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FTSE 100 Directors' Incomes Soar By 49% Despite Recession Fears

FTSE 100 directors have seen their total earnings rise by 49% over the last year to hit an average of nearly £2.7m, according to a report.

Research by Income Data Services (IDS) said that while basic pay had not increased dramatically in the past year, bonuses and incentives had boosted their pay packets.

The average bonus package went up from £737,624 in 2010 to £906,044 in 2011, according to IDS.

In 2010, the same group saw total earnings rise 55%, meaning that since the 2009 recession, their incomes have gone up by almost 75%. In June, IDS showed that FTSE 100 directors had on average £2.8m in final salary pension pots.

The rises come against a backdrop of stagnant wage growth and rising unemployment in the UK.

The UK’s jobless numbers hit a 17-year high of 2.57m people in October, and average households have been squeezed by spiraling fuel cost, high rents and below-inflation pay growth. The average private sector pay deal was just 2.6%, against retail price inflation that hit 5.6% in September.

The UK is also seen to be teetering on the brink of a second recession.

Even jobs in the City are likely to be trimmed back in the coming year, according to the Centre for Economics and Business Research (CEBR), which forecast that 27,000 jobs in the finance and professional services industry could be lost across 2011-2012. This would take employment in the sector to 1998 levels, CEBR said.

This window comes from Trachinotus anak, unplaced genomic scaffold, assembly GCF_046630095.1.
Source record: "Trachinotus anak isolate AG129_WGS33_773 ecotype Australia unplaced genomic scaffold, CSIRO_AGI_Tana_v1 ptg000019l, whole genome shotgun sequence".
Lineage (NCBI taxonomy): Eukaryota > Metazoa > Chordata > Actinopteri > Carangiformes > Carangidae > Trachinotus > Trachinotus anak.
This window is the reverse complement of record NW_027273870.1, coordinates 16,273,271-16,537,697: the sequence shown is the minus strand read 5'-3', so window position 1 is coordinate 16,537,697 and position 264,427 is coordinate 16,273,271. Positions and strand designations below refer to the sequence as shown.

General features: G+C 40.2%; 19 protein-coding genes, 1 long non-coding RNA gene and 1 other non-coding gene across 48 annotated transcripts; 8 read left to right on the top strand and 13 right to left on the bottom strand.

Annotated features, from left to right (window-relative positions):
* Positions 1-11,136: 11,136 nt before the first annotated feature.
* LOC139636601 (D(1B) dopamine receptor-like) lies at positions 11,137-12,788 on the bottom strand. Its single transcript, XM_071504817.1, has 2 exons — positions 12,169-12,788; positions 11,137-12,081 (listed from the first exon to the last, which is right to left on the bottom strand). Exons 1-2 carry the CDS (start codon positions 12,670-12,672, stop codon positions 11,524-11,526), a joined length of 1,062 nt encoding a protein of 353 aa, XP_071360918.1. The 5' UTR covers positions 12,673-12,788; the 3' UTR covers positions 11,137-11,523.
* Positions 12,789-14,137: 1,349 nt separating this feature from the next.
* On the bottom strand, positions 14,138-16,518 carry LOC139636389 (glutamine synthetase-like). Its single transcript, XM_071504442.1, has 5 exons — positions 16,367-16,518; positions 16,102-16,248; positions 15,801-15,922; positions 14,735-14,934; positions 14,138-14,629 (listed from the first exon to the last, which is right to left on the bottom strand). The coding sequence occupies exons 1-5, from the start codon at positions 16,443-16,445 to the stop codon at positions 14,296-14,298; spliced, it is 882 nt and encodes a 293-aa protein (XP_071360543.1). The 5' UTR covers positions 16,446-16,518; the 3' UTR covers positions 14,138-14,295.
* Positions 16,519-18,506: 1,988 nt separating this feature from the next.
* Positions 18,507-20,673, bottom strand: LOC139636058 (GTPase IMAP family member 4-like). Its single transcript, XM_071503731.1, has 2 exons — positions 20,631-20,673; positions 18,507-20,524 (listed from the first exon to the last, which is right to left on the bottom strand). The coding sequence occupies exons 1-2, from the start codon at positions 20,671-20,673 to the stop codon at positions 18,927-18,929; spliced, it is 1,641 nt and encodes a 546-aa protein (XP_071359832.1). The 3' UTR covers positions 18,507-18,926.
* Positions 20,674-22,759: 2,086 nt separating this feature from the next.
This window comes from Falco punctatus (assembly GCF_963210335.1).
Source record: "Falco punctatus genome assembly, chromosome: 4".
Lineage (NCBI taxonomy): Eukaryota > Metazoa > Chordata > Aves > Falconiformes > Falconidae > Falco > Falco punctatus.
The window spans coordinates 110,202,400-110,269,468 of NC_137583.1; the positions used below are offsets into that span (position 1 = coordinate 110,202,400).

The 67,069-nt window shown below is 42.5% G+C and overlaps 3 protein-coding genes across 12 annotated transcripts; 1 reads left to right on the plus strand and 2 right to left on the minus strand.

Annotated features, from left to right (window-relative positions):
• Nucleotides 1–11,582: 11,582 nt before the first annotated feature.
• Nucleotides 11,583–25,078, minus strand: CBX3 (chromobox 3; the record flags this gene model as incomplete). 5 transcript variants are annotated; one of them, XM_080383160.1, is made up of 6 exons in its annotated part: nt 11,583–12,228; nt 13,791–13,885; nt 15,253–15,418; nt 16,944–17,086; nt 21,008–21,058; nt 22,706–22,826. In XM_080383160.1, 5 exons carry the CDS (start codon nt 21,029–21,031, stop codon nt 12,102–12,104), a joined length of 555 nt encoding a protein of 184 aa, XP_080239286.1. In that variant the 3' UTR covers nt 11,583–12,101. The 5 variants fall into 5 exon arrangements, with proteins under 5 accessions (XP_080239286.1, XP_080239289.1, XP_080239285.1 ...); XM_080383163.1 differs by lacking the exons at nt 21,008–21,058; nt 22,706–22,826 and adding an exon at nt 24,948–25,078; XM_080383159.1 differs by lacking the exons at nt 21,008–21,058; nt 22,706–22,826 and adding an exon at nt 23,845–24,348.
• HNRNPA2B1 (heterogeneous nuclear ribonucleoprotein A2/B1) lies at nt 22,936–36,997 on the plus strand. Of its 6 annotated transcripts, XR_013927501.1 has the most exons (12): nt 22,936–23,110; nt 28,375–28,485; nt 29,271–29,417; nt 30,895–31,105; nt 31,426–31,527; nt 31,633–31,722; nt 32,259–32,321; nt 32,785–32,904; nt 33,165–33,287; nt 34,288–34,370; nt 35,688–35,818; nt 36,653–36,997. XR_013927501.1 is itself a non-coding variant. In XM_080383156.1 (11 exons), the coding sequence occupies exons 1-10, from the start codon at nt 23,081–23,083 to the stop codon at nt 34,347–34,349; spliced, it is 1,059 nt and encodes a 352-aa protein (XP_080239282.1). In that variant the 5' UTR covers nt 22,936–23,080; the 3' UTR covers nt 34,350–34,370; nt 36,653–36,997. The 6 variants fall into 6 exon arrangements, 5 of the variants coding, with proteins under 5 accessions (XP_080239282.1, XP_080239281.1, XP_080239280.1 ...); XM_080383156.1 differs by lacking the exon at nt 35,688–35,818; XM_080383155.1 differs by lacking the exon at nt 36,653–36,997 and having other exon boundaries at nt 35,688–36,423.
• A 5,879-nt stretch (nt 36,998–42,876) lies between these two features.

Prime Minister David Cameron, speaking at the Commonwealth Heads of Government Summit in Perth, Australia, said that Britain expected to see more accountability on executive pay.

Steve Tatton, editor of the IDS report, said: “At a time when employees are experiencing real wage cuts and risk losing their livelihoods, without further explanation it may be difficult for FTSE 100 companies to justify the significant increase in earnings awarded to their directors.

“The pay gap between the boardroom and the shop floor does not yet show any signs of closing.”

Speaking on BBC Radio 4 this morning, Deborah Hargreaves, chair of the High Pay Commission, said that it was very hard to justify the rises, and that the complexity and opacity of pay packages needed to be addressed.

"We have got a closed shop here and someone needs to break it open," she said.

In response to criticism, one of the UK's most outspoken executives, WPP's Sir Martin Sorrell, told Sky News that executive incentives help to make British businesses more competitive.

"Pay is about base pay – true," Sorrell, who reportedly earns £1.5m per year in basic salary, said.

"It’s also about incentives, both short and long-term incentives and if that’s the way the High Pay Commission wants to play it, you will end up with less competitive, less well-run companies who either go elsewhere or go into private equity.

"If that’s what you want, fine, that will be the end result and Britain on the world stage will be even less competitive than it is now. So don’t crimp those companies that are trying to build global operations competitively."